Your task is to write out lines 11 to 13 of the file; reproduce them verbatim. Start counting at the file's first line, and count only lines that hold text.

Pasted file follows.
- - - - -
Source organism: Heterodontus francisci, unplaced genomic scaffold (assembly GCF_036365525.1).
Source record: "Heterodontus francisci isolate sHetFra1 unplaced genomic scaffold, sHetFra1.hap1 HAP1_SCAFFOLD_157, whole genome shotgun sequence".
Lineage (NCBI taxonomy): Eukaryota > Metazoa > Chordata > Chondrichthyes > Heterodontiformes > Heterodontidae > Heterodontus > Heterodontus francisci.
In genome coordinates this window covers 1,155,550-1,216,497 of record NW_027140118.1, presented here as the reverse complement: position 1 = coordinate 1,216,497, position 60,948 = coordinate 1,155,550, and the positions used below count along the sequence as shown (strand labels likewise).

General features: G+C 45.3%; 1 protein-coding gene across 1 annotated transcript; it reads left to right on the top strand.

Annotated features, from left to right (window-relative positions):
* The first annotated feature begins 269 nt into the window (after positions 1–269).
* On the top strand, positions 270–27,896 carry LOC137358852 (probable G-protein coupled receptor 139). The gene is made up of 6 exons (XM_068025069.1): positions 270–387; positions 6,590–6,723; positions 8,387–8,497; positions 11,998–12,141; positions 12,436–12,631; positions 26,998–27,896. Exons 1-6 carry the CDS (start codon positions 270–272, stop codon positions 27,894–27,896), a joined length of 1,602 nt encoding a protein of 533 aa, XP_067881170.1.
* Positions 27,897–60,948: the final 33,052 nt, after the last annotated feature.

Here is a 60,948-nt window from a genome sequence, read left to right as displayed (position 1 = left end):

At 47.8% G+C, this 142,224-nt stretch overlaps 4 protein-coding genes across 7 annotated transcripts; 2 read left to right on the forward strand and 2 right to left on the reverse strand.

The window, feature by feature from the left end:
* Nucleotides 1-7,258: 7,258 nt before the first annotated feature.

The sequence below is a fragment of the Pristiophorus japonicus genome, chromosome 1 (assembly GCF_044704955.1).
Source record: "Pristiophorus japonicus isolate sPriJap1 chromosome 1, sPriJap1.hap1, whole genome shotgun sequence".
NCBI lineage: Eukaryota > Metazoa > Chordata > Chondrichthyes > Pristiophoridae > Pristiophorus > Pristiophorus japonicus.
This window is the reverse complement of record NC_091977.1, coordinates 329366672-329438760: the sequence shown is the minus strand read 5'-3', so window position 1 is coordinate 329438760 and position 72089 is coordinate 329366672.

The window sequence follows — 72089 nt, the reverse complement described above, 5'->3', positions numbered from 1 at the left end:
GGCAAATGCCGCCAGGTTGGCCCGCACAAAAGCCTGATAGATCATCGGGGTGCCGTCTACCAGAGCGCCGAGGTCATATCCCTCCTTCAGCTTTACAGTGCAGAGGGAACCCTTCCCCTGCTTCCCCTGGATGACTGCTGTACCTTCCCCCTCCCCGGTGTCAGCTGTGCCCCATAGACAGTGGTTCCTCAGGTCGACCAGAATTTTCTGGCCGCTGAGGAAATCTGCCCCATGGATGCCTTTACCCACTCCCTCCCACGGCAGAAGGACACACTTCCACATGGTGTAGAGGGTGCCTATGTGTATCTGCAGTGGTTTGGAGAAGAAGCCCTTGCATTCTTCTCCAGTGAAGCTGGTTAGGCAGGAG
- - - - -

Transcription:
At 47.8% G+C, this 142,224-nt stretch overlaps 4 protein-coding genes across 7 annotated transcripts; 2 read left to right on the forward strand and 2 right to left on the reverse strand.

The window, feature by feature from the left end:
* Nucleotides 1-7,258: 7,258 nt before the first annotated feature.